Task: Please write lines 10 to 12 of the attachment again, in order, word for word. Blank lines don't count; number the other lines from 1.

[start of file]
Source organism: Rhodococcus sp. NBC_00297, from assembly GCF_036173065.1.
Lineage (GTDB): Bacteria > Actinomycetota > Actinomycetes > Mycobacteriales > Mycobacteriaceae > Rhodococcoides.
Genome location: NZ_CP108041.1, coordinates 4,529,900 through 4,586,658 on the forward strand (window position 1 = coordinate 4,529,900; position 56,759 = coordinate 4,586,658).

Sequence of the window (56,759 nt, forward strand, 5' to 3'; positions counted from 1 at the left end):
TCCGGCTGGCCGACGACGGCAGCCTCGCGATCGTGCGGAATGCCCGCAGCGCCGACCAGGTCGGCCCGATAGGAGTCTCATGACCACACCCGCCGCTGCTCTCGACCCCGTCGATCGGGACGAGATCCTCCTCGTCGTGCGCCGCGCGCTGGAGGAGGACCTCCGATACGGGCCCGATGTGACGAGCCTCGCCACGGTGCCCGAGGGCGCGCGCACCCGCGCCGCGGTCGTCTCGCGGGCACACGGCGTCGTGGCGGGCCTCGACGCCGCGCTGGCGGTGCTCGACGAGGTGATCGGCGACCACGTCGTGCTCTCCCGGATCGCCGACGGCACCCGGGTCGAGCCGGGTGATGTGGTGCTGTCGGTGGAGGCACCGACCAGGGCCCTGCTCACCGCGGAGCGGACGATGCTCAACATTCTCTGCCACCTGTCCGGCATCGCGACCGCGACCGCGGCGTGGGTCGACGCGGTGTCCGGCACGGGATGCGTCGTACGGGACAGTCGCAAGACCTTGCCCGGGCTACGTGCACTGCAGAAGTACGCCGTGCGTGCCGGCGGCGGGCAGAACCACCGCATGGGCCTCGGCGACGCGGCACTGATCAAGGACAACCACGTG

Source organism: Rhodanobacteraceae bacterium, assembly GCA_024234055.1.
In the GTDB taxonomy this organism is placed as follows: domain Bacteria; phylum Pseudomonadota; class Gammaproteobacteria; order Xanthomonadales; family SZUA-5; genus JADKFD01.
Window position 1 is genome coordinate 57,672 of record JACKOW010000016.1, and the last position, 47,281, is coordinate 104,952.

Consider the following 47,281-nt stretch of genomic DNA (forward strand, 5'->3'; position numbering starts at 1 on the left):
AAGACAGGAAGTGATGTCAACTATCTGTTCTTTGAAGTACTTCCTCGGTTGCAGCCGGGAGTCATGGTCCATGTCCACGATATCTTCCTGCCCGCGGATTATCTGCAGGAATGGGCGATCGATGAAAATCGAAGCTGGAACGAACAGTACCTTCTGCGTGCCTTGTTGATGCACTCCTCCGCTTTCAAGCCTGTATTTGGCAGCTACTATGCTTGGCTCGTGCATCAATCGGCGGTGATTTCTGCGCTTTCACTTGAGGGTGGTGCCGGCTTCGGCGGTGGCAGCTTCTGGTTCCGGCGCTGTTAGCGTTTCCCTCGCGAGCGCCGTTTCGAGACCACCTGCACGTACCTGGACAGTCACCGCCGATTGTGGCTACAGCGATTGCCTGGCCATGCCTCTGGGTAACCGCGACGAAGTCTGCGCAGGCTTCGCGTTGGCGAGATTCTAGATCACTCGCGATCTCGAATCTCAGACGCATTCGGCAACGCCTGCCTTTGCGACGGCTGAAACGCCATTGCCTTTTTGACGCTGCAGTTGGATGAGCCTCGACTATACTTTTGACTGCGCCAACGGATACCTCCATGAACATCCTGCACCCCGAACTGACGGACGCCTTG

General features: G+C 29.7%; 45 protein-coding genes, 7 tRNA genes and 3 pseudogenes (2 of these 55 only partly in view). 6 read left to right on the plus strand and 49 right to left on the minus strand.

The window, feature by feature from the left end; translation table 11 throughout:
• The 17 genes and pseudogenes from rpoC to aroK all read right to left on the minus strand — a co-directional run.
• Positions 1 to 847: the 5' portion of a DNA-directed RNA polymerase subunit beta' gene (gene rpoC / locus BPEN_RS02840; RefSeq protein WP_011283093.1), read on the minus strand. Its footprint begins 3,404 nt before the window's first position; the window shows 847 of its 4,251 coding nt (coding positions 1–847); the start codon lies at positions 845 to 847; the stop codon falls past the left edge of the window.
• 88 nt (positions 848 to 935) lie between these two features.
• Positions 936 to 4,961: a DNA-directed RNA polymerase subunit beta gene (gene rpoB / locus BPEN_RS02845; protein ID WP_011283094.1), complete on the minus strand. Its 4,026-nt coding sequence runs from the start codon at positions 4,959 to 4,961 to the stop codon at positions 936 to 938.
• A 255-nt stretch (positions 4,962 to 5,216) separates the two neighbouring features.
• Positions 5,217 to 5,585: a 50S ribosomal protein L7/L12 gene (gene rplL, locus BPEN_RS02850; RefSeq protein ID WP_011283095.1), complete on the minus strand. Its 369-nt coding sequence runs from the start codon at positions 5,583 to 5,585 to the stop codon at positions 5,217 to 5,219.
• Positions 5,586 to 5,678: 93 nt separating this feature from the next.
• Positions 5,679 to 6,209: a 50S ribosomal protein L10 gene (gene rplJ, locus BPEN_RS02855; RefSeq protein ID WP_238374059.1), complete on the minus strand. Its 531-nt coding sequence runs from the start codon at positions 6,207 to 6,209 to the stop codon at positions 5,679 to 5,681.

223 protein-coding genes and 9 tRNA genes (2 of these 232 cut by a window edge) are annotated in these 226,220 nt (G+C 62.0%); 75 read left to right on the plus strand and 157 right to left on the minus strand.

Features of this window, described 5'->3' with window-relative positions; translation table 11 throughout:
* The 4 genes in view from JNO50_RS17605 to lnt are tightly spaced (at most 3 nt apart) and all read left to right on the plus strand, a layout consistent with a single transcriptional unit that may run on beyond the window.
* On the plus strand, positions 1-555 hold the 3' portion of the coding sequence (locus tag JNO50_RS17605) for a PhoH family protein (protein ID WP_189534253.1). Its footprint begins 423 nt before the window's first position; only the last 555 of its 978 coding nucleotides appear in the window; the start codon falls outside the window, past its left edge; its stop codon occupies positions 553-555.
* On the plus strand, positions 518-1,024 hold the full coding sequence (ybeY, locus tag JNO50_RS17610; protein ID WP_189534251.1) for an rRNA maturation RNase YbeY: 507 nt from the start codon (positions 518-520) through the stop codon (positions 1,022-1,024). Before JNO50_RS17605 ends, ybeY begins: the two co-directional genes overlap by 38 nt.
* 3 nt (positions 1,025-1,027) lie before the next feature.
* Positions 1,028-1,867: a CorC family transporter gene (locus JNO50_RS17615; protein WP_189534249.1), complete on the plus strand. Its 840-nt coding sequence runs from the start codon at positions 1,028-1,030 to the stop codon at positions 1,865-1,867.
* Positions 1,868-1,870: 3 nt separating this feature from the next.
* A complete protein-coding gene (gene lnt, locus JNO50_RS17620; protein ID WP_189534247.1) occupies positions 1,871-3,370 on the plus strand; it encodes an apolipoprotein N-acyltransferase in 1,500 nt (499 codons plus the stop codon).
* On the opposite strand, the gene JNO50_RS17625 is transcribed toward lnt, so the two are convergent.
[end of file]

AAGACAGGAAGTGATGTCAACTATCTGTTCTTTGAAGTACTTCCTCGGTTGCAGCCGGGAGTCATGGTCCATGTCCACGATATCTTCCTGCCCGCGGATTATCTGCAGGAATGGGCGATCGATGAAAATCGAAGCTGGAACGAACAGTACCTTCTGCGTGCCTTGTTGATGCACTCCTCCGCTTTCAAGCCTGTATTTGGCAGCTACTATGCTTGGCTCGTGCATCAATCGGCGGTGATTTCTGCGCTTTCACTTGAGGGTGGTGCCGGCTTCGGCGGTGGCAGCTTCTGGTTCCGGCGCTGTTAGCGTTTCCCTCGCGAGCGCCGTTTCGAGACCACCTGCACGTACCTGGACAGTCACCGCCGATTGTGGCTACAGCGATTGCCTGGCCATGCCTCTGGGTAACCGCGACGAAGTCTGCGCAGGCTTCGCGTTGGCGAGATTCTAGATCACTCGCGATCTCGAATCTCAGACGCATTCGGCAACGCCTGCCTTTGCGACGGCTGAAACGCCATTGCCTTTTTGACGCTGCAGTTGGATGAGCCTCGACTATACTTTTGACTGCGCCAACGGATACCTCCATGAACATCCTGCACCCCGAACTGACGGACGCCTTG

General features: G+C 29.7%; 45 protein-coding genes, 7 tRNA genes and 3 pseudogenes (2 of these 55 only partly in view). 6 read left to right on the plus strand and 49 right to left on the minus strand.

The window, feature by feature from the left end; translation table 11 throughout: